Drugs and Cut Off Levels

Table 5 outlines the drugs tested for in the CSC urine testing program and the cutoff levels associated with non-diluted samples.

Table 5. Screening and Confirmation Cut-Off Levels for CSC Urine Testing

  Drug Screening Cut-Off Level (ng/mL) Confirmation Cut-Off Level (ng/mL)
Stimulants Cocaine 150 (benzoylecgonine 150 (benzoylecognine)



1000 (d-methamphetamine) 500 (amphetamine and/or methamphetamine + 200 amphetamine)
Opiates and Morphine Derivatives Opiates A (Morphine, Codeine, 6-monacetyl morphine) 300 (morphine equivalent 300 (morphine and/or codeine)
Opiates B (Hydrocodone, Hydromophone, Oxycodone) 30 (morphine equivalent)

None (If the confirmation for subgroup a) of Opiates is negative, the laboratory will proceed to confirm subgroup

b) by using the limit of quantitation for each drug as the cut-off.)

Hallucinogens Phencyclidine (PCP) 25 25
THC (cannabinoid) 50 (THC-COOH equivalent) 15 (THC-COOH)


a) Oxazepam, Nordiazepam, Temazepam

b) Alprazolam, Lorazepam, Triazolam

c) Halazepam, Clonazepam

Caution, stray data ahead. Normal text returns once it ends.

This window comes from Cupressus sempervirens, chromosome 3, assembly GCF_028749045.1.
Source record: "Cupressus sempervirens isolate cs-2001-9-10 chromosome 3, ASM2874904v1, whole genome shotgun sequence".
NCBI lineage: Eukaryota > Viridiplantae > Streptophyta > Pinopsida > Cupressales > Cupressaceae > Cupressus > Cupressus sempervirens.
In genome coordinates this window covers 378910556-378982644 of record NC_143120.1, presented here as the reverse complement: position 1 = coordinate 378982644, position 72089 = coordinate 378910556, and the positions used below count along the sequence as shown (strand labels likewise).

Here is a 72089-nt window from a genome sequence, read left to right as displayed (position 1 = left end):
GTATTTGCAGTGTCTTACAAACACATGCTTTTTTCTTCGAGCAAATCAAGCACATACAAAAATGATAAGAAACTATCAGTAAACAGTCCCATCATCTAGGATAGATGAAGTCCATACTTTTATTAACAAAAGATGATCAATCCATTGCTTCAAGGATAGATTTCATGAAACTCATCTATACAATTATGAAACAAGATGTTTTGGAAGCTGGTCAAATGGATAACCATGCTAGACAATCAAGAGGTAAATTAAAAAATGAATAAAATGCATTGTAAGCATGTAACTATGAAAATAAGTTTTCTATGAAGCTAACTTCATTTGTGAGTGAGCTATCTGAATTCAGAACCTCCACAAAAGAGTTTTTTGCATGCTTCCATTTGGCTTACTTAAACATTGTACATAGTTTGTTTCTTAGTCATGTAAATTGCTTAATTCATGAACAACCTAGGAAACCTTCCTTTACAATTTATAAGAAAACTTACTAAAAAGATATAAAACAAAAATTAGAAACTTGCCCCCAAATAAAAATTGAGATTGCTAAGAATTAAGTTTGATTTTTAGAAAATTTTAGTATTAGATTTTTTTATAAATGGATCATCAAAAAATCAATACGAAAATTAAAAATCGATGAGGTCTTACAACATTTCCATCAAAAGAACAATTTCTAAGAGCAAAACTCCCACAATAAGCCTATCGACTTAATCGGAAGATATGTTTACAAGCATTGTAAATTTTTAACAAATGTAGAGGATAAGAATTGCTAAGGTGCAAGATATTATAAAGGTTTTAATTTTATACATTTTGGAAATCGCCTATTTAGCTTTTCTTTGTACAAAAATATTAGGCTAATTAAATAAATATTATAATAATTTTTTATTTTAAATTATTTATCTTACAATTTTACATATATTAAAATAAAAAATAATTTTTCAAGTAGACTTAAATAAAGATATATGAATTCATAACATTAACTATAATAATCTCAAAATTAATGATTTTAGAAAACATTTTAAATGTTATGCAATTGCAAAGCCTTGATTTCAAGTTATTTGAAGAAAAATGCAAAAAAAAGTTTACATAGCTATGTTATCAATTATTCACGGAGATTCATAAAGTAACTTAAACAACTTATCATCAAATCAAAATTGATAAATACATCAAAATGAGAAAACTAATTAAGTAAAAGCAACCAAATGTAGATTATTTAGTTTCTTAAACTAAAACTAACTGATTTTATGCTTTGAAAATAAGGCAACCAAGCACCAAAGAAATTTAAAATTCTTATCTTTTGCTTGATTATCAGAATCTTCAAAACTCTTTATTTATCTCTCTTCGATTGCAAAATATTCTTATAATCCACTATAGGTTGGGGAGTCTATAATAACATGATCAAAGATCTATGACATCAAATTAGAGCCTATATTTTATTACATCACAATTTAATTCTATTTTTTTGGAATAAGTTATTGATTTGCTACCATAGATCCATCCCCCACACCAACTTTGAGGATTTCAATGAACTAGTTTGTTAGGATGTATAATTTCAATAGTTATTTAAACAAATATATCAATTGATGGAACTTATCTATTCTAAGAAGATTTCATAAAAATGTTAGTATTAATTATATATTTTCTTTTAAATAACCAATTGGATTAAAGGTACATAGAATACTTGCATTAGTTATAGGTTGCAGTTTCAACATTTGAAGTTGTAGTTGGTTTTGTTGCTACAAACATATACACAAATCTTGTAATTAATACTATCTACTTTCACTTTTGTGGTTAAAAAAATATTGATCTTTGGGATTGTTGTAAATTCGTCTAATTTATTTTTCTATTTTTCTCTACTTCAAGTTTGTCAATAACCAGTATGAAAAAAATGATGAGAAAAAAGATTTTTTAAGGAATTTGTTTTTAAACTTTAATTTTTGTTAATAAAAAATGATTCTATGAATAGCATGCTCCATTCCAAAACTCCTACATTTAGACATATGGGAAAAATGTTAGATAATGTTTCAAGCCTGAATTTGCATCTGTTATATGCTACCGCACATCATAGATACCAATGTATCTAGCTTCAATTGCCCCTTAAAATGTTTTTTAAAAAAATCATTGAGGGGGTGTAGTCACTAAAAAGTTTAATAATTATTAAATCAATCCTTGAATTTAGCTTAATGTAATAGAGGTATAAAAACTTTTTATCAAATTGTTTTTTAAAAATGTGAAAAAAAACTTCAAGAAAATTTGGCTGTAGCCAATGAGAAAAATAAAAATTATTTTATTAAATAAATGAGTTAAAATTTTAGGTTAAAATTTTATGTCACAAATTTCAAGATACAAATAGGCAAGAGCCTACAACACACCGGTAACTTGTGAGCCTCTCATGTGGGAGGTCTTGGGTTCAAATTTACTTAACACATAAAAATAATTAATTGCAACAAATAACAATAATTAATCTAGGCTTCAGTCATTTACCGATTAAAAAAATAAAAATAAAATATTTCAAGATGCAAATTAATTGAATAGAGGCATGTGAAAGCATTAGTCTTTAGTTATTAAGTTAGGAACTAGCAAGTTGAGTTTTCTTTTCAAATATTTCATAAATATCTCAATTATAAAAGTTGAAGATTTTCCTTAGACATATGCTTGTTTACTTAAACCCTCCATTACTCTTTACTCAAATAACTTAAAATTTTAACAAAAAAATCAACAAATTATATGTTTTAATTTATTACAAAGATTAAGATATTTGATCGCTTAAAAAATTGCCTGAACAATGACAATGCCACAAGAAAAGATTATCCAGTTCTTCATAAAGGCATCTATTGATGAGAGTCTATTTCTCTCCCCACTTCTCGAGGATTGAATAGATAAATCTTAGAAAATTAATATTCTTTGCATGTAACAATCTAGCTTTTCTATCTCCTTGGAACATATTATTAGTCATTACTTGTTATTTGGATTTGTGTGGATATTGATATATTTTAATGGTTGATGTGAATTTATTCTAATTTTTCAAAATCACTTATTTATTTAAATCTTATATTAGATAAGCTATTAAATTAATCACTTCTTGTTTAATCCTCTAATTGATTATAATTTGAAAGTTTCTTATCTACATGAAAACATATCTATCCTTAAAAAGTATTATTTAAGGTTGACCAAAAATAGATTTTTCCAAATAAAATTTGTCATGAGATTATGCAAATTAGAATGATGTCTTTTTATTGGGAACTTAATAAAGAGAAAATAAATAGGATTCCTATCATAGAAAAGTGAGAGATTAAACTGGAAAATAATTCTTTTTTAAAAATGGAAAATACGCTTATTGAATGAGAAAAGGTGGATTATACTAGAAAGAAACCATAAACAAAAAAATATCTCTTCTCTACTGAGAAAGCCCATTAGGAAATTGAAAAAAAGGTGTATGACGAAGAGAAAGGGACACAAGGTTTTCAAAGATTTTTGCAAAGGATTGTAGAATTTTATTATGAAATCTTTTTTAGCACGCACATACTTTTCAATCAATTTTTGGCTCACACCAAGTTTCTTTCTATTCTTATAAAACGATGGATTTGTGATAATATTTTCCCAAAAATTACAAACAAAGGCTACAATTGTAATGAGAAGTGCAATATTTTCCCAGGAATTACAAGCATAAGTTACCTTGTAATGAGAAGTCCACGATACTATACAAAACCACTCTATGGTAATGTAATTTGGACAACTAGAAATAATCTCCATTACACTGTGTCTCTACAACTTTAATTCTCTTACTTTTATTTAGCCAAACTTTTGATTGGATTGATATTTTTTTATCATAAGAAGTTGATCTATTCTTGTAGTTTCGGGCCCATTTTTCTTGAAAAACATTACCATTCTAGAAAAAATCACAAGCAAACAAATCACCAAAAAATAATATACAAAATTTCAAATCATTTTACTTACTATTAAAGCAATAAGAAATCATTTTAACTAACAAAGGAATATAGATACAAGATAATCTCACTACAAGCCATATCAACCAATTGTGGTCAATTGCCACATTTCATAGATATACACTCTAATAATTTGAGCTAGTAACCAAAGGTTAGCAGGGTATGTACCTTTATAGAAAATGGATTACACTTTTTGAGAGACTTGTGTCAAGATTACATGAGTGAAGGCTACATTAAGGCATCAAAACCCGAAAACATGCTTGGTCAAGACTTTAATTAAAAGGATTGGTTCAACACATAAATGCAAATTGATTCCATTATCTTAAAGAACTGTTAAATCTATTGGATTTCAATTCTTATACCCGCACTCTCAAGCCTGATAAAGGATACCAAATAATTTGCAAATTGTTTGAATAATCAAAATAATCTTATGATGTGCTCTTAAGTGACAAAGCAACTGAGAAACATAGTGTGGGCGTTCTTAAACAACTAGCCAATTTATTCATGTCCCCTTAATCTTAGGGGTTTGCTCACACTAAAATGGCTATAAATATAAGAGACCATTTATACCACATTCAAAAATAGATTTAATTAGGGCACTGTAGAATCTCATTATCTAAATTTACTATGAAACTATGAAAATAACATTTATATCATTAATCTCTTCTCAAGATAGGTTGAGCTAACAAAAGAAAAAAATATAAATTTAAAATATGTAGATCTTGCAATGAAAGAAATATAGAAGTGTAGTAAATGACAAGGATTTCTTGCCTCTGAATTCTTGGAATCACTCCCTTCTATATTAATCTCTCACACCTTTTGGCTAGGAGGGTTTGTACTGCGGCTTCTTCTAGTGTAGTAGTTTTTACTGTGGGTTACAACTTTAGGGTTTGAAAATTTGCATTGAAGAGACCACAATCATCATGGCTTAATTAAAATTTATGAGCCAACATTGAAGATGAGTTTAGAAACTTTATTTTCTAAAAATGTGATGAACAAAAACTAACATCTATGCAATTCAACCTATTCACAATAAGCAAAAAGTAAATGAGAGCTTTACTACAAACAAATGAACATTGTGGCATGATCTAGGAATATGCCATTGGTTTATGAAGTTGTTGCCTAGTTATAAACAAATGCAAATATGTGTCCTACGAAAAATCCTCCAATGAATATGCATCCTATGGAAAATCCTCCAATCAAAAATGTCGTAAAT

200 (as oxazepam equivalents)

100(If the confirmation for subgroup a) of Benzodiazepines is negative, the laboratory will sequentially proceed to confirm subgroup b) and then subgroup c) using the limit of quantitation for each drug.)
Samples Tested on Demand Only (Special Request Tests) Alcohol 20 20
LSD 0.1 0.5
Volatile Substances (mg/dl) LLOQ LLOQ

Dilute specimens are analysed under a specific dilution protocol (Figure 1.). If a specimen is considered dilute (creatinine < 20mg/dL) but tests positive in initial screening immunoassays, it is sent for GC/MS confirmation using the regular cut-off values for a positive test. If the drug or metabolite concentration is below the regular cutoff value for the confirmation test, the lowest limit of quantitation (LLOQ) cut-off for the drug is used instead. If the initial screening process fails to find any drug in a dilute sample (negative result), the immunoassay and confirmation cut-off levels will be lowered and drugs screened. If a sample then tests positive, it is sent for GC/MS confirmation testing using the LLOQ for that drug class. Table 6 outlines the screening and confirmation cut-offs based on the diluted sample protocol.

Table 6. Screening and Confirmation Cut Off Levels for Dilution Protocol in CSC Urine Testing

Drug Screening Cut-Off Level (ng/mL) Confirmation Cut-Off Level (ng/mL)
Cannabinoids 20 6
Amphetamines 100 100
Cocaine Metabolite 15 15
Opiates (C + M) 120 120
PCP 5 5
Benzodiazepines 100 50